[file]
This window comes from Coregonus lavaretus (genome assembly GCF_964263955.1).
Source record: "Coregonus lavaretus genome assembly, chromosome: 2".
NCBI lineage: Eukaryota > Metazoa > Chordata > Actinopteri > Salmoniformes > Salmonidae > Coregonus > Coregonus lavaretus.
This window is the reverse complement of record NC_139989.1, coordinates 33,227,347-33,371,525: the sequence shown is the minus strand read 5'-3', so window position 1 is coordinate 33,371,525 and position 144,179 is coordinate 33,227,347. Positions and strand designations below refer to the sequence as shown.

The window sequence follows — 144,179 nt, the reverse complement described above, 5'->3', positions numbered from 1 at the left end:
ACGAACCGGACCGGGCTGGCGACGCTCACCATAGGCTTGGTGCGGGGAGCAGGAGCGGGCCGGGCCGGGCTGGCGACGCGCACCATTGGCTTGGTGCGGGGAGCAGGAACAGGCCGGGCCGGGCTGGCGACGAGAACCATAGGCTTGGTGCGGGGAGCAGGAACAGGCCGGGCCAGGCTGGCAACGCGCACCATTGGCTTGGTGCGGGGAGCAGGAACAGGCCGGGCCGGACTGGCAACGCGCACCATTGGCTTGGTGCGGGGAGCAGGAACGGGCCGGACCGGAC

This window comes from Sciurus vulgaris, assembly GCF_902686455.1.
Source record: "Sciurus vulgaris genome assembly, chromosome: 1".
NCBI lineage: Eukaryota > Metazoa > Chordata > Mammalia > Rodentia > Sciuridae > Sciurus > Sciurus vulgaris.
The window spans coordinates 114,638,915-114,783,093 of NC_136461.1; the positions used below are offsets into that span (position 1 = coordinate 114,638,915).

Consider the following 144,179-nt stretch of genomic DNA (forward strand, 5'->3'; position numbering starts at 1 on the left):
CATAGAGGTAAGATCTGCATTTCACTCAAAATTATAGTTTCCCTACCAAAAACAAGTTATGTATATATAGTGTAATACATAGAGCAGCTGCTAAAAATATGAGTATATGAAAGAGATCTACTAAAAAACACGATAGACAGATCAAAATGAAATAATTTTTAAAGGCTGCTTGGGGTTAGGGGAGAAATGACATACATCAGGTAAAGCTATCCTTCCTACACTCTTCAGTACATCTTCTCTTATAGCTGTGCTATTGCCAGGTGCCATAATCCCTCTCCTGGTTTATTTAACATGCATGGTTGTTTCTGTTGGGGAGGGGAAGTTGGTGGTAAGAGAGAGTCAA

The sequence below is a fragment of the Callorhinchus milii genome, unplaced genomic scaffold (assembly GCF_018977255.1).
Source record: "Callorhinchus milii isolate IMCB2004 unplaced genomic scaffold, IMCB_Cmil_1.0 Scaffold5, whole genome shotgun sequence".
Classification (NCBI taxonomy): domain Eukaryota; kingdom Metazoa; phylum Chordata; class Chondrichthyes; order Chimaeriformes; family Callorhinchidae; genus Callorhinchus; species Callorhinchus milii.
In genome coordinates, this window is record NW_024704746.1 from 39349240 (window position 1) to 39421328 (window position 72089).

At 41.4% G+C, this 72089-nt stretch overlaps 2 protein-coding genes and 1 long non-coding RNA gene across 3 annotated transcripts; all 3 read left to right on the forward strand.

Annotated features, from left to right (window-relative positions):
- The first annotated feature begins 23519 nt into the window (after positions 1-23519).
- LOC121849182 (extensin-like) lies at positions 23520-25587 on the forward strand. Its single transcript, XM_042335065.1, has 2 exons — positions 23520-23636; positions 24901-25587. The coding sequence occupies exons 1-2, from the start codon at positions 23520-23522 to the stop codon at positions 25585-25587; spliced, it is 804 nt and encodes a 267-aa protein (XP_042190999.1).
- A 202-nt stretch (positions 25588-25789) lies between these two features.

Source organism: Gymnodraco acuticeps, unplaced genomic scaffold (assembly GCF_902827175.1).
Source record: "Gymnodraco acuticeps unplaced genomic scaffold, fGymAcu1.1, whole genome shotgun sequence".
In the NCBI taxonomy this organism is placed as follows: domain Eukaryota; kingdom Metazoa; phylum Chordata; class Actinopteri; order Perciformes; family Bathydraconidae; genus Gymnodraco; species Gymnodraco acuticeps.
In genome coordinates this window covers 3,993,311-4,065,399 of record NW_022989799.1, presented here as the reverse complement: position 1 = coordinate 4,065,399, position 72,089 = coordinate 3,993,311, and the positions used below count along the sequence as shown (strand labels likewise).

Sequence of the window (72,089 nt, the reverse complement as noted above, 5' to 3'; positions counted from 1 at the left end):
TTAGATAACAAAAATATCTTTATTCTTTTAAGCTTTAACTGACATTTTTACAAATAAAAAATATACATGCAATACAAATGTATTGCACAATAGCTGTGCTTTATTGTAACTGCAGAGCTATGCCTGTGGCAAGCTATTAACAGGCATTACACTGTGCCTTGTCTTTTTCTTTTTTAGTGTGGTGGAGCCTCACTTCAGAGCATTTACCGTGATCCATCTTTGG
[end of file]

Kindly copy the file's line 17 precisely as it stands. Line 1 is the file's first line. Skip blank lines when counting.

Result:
At 41.4% G+C, this 72089-nt stretch overlaps 2 protein-coding genes and 1 long non-coding RNA gene across 3 annotated transcripts; all 3 read left to right on the forward strand.